California has its Silicon Valley. The District has its Penn Quarter. And Montgomery County soon will have its Pike District.
The new name will be used for marketing a 1.5-mile stretch of Rockville Pike between the Capital Beltway and the Rockville city line at Twinbrook Parkway, an area commonly referred to as North Bethesda or White Flint.
The name Pike District drew the most community support and was a top pick among developers, according to Streetsense, a Bethesda firm that ran a Sept. 11 community planning session for the White Flint Partnership, a group of developers and real estate firms. Developers will use the name in marketing the area as it morphs from a sprawling suburb into a more urban area of high-rise living above shops and restaurants. Local neighborhoods will keep their community names and Zip codes.
On Tuesday, the county’s White Flint Downtown Advisory Committee approved the name unanimously.
Community members at the September meeting called Pike District “authentic,” “clean” and “straightforward,” said Sarah Wright, a creative strategist for Streetsense.
Developers have said the White Flint area needed a new name, or rebranding, to better define it and signal its transformation. The name would need to be catchy enough to grab national retailers and businesses but authentic enough to take hold with locals, they said.
“We’re really confident in this name — that this will drive economic-development results,” said Ed de Avila of Lerner Enterprises, which co-owns White Flint Mall, most of which will soon be torn down to make way for a town center.
For years, the area has had an identity crisis. It has a Rockville Zip code of 20852, which also includes mail addressed to North Bethesda, but it is not within Rockville’s city limits. The eastern portion has a Kensington postal address, while the county’s growth plan for the area was titled “White Flint.” Realtors often use North Bethesda, while many residents refer to the shopping strip as White Flint because of the Metro station and mall name.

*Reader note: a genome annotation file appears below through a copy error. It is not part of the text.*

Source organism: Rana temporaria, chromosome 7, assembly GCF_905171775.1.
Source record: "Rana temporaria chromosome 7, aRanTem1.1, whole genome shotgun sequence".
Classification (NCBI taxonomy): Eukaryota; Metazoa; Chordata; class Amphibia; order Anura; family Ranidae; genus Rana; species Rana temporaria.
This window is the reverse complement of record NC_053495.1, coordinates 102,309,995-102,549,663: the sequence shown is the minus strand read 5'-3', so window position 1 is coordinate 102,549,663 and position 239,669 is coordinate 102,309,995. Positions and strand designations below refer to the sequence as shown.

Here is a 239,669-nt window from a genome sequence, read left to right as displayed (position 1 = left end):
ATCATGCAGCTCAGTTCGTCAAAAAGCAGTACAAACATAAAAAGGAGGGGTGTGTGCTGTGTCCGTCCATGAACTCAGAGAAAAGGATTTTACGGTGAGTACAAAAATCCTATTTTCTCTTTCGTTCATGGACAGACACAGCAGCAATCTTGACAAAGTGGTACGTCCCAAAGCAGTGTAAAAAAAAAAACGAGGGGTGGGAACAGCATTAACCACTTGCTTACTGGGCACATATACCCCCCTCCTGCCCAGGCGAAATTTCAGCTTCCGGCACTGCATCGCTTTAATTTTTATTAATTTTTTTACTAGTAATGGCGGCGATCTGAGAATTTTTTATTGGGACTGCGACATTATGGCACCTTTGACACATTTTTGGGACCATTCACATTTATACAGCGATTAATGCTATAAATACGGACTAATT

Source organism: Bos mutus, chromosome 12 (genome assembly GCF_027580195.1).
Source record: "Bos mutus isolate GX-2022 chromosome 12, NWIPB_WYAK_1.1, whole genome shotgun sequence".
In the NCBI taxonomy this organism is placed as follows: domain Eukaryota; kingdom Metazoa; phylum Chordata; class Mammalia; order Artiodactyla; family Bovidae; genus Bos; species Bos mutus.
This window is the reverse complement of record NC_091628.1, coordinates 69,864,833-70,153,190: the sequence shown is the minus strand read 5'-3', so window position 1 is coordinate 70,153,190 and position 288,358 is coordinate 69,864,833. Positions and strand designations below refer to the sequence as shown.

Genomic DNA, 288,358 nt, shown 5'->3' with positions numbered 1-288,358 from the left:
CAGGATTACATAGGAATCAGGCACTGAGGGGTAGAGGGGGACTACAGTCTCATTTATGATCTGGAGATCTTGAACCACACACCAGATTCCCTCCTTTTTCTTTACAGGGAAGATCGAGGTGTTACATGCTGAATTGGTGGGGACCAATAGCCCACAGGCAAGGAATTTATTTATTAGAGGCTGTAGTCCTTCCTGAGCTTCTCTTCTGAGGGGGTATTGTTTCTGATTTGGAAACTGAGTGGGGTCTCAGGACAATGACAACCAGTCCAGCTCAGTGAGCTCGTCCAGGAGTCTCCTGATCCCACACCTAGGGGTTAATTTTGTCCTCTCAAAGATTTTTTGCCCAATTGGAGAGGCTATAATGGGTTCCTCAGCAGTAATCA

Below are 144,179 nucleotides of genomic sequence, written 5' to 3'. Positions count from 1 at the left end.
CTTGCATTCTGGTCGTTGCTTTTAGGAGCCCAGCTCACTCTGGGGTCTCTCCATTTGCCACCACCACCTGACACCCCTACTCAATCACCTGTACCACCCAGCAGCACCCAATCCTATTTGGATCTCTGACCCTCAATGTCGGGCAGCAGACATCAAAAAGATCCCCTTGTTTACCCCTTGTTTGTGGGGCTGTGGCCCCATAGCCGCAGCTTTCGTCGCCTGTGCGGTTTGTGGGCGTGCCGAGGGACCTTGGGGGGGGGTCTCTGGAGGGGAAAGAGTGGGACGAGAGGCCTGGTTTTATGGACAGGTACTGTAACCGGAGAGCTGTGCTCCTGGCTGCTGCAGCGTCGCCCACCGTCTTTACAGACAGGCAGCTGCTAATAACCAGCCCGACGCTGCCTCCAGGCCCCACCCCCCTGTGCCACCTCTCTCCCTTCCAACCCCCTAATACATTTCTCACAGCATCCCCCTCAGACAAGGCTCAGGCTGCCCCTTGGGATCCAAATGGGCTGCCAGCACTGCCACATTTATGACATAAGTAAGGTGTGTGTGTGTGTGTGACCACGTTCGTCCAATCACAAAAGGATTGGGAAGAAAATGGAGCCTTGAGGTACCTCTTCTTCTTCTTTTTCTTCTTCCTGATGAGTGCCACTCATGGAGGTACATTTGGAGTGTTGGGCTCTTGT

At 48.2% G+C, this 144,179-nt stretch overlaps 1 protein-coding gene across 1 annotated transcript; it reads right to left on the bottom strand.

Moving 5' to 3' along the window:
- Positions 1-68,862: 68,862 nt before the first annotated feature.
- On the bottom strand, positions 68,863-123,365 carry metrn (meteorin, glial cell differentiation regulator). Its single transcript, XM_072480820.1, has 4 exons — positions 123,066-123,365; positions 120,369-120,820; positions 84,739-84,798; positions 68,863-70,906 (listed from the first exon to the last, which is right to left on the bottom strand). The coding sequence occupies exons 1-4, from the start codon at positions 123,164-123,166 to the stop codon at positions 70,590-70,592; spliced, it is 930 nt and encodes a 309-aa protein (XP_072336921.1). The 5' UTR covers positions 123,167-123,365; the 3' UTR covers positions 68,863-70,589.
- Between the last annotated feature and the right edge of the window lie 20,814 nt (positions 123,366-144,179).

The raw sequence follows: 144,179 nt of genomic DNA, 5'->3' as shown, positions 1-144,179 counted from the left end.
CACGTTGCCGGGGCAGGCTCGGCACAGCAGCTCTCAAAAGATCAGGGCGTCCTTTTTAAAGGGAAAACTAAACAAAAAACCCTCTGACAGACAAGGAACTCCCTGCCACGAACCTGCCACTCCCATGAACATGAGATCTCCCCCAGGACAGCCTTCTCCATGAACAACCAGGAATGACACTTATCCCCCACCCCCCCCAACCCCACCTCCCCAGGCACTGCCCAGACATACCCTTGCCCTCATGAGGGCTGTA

Names that the community rejected: The Stem (“Reminds me of stem cell research,” one person wrote), Quartz District (“Don’t confuse people with another rock,” someone said) and Slate District (“too obscure”).
In the middle with some support and some naysayers were: The Rocksy (“Cute! But too cute?” one wrote, while another said “Sounds like a strip club”) and Market District (“Too bland,” someone wrote).
“Pike District” also had some critics, particularly among those who equate Rockville Pike with a bumper-to-bumper mess. “As a resident, I have no interest in identifying with the Pike,” one wrote.
Evan Goldman, of Federal Realty, which is turning the former Mid-Pike Plaza shopping center into Pike & Rose, a 24-acre “urban-minded” community, said Rockville Pike soon will be a vibrant boulevard with trees and wide sidewalks.
Whether Pike District becomes as familiar as the District’s NoMa and Arlington’s Ballston Corridor remains to be seen.
“The proof will be five, 10, 15 years from now — if it’s taken or not,” Goldman said.